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Advanced Composite Materials
Chapter 7

Composite Lab Safety

Eye protec=on

Protect from chemical splashes

! Protect from dust generated by cuAng or sanding

Respiratory Protec=on (mask)

Protect from dust generated by cuAng or sanding
! Use vacuum when using power tools

Skin protec=on
Use gloves and protec=ve clothing
! Wash hands aIer handling material

AircraI Control Surfaces

Vertical Stabilizer




AircraI Axes

Lateral Axis

AircraI Axes

Also called the pitch axis

Longitudinal Axis

Also called the roll axis

Ver=cal Axis

Also called the yaw axis

AircraI Structures

A true monocoque structure has bulkheads and formers to give the structure its shape, but all of the ight loads are
carried in the thin sheet metal skin.

AircraI Structures

A semimonocoque structure carries the ight loads in its outer skin, but this
thin skin is backed up with stringers that extend across the formers.

AircraI Structures

The reinforced shell is the most generally used type of construc=on for modern all-metal aircraI.


Compression & Tension

Compression & Tension


Diamond Construc=on

Composite Structures


Complex shapes
! Labor savings
! Moistures resistant
! Weight?


Complex repairs
The method of repair will vary from aircraI to aircraI

Separa=on of layers
Electric shielding layer can be an issue

Corrosion when ma=ng with metal (carbon ber)

! Sun and heat deteriora=on

Composite Structures


Fiber/reinforcing material
The real strength

Matrix (glue)

Recipe or formula:

Orienta=on & weave

Curing process

Fiber Deni=ons

Fiber - reinforcing material


Main strength runs along the length of the ber

Roving a group of ber laments

Tape unidirec=onal (one direc=onal) mat of
Fabric bidirec=onal (two direc=onal) mat of

Warp longitudinal length wise

Usually the main direc=on of strength

Fill (also called weI) transverse across the length

! Bias - 45 to warp

Tape and Fabric

Warp and WeI

Unidirec=onal Tape

Bidirec=onal Fabric

Fabric Layout

Warp Clock



Thin bers drawn from molten glass

! Shiny white
! E-glass

Low cost

High tensile strength and s=ness

Aramid ber
! High tensile strength and exible
! Yellow

Reinforcing Material

Graphite/Carbon Fiber - Video

Light and s=
! Used to add rigidity to structures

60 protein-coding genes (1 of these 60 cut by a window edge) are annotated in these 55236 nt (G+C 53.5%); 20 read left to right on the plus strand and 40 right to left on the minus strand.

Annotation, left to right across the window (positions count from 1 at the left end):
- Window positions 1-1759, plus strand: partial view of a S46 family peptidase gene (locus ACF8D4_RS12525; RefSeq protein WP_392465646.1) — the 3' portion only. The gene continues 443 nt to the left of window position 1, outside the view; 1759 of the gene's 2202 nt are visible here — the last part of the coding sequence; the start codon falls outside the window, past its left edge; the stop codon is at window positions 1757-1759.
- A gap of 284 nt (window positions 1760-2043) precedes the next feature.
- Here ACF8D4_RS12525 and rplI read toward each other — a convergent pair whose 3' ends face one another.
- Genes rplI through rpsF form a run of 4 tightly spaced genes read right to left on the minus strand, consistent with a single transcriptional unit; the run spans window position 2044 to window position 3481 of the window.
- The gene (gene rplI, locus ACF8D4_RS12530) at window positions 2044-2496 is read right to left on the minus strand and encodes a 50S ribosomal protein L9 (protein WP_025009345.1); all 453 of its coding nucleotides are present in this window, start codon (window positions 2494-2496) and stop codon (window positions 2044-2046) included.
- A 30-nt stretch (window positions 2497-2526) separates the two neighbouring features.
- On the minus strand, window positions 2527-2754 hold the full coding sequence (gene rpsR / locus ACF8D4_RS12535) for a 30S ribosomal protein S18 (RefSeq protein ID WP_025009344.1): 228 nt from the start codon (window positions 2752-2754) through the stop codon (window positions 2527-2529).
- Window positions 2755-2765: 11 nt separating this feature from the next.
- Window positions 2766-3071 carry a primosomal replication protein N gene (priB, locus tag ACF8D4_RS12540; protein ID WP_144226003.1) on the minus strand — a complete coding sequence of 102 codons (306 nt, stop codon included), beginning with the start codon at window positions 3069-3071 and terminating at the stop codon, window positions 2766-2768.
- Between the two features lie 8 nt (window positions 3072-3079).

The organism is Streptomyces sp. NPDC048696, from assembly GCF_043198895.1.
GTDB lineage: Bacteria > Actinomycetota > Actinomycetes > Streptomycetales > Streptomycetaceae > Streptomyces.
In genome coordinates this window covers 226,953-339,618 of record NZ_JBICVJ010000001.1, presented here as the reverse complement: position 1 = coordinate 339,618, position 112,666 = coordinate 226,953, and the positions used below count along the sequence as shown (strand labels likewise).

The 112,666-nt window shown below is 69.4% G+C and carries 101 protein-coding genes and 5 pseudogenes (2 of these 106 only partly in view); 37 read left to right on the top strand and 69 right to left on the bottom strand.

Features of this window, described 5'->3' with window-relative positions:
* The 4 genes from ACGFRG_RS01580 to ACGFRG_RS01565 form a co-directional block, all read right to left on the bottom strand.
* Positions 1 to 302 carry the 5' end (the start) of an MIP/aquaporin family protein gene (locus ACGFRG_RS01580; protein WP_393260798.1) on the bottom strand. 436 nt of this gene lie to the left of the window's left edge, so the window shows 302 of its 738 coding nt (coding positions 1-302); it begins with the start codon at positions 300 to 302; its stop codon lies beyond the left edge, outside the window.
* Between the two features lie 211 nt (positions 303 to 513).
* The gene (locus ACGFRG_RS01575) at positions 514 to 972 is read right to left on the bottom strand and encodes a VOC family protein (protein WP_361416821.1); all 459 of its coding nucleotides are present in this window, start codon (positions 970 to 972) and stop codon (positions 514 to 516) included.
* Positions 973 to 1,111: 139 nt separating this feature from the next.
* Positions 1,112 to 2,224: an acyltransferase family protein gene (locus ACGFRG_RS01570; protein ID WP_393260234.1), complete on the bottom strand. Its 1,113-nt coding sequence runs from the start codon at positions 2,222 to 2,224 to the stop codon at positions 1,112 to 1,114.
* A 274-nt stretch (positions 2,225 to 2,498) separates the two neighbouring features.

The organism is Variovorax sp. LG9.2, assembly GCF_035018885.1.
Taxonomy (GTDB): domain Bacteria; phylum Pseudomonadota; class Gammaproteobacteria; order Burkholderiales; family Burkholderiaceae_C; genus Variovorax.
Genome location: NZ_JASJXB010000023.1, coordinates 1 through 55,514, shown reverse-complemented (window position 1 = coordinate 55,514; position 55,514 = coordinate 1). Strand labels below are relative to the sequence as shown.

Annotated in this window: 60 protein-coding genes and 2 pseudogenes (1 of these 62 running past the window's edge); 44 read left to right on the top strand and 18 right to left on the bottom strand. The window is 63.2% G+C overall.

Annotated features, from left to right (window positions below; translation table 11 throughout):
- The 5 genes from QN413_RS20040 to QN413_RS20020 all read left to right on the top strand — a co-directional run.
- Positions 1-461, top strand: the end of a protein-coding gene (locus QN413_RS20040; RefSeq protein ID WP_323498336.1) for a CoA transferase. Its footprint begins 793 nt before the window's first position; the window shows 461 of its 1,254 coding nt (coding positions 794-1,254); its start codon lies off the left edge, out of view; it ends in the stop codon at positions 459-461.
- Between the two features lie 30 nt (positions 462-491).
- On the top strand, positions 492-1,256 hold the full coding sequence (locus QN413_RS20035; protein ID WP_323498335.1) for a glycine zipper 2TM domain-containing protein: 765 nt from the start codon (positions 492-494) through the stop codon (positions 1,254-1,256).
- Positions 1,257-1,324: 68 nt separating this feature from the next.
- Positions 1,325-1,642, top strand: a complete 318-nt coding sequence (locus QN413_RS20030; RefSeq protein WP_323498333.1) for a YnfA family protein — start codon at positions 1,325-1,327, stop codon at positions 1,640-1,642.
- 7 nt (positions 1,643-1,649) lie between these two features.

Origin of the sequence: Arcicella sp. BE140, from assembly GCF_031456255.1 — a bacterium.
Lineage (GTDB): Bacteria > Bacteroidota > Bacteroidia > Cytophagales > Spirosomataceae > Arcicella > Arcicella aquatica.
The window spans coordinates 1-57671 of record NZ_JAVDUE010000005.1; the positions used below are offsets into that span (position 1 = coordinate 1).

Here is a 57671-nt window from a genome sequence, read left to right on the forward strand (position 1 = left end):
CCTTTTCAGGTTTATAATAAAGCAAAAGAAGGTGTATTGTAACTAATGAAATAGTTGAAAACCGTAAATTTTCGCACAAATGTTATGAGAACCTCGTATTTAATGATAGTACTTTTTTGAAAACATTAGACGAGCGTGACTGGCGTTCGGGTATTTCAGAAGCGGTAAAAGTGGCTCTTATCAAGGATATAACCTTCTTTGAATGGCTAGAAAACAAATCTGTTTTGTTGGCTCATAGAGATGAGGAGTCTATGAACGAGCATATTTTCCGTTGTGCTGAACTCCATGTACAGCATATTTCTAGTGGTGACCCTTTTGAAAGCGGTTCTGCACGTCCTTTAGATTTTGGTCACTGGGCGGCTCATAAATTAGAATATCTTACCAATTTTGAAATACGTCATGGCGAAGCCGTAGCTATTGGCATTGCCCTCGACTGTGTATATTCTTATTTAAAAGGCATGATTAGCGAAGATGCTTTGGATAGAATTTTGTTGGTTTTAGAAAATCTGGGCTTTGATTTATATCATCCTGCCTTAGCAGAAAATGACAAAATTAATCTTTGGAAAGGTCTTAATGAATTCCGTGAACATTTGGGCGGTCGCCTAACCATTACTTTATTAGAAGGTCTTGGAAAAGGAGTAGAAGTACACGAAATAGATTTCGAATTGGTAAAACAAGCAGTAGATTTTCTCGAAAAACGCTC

! Electrically conduc=ve

Caused corrosion when in contact with metals


Titanium or CRES fasteners

Causes issues for radio equipment

Very expensive
! Black

Lightning Protec=on Fibers (layer)


Nickel-coated graphite, metal mesh, aluminized

berglass or conduc=ve paint

Reinforcing Material

Fiber Orienta=on

Greatest strength and s=ness parallel to ber

! Random ber orienta=on or mats usually not used in
! How a fabric is woven determines the strength of the

Also determines the direc=on of the strength


Fiber layers are placed in dierent direc=ons to

improve strength
A warp clock (compass) is used to determine the direc=on

FAA say the strongest in the warp direc=on

Matrix Materials

Only job is to link the bers
Minimize the amount to reduce weight

FAA says 60:40 ber to resin ra=o

Mix only what is needed

Pot life - The length of =me a resin will remain
workable aIer the catalyst has been added
! Too much matrix will cause thermal runaway

Follow direc=ons
Only way to test is to make a test piece


Matrix Materials

Two part

MEKP - Methyl Ethel Ketone Peroxide

Used at ra=os of greater than 100:1

Can be thinned
! Easy to color
! Surface must be sealed before it will fully cure

Mold surface, wax addi=ve or PVA (polyvinyl alcohol)

Not as strong as epoxy

! Cheaper than epoxy

Matrix Materials


Two part

Use in ra=os closer to 1:1 or 2:1

Ra=o must be exact

! No thinning
! May require heat to cure
! Follow instruc=ons!

Matrix Materials

Prepreg fabric that is preimpregnated with

Speeds up manufacturing process
! Raw material is refrigerated and has very limited life
! Cured with heat and pressure

Large autoclaves are used to cure parts

Compression & Tension

Compression & Tension

Core Material

The outer skins of a structure carries most of the

Adding distance between the outer skins can
strengthen a structure without adding weight
The inner por=on of structure transfers load to
the outer skin
Core material is used to transfer loads to the
outer skins
Core material adds distance between outer skins
Core material is lighter than the composite
material high strength to weight ra=o


Core Material

The grain must be perpendicular to the outer skins


Styrofoam (polystyrene)
Cut with hot wire
Can not be used with polyester resin

Fuel proof
Cant be cut with hot wire
Can be used with epoxy or polyester resin


Core Material

Aluminum, paper, berglass, stainless steel, and

Nomex (aramid)
! Very high strength to weight ra=o
! If repairing aluminum core, prime the repair with a
corrosion inhibitor and seal from the atmosphere
! If nonsymmetrical palern, the repair must replicate
the original orienta=on

Honeycomb core material has strength parallel to the

ribbon direc=on

Line-up in ribbon direc=on when repairing

Ribbon Direc=on

Filler Material

Thickens matrix
Microspheres or micro-balloons
Tiny hollow glass balls
! Very light

Reduces the density of a matrix mix

Improves strength to weight ra=o
Adds some exibility

Reduces stress risers/concentra=on

Chopped berglass or ox (colon)


Adds strength

Cab-o-sil - silicon dioxide

Manufacturing Methods

Wet Lay-Up/Hand Lay-Up Process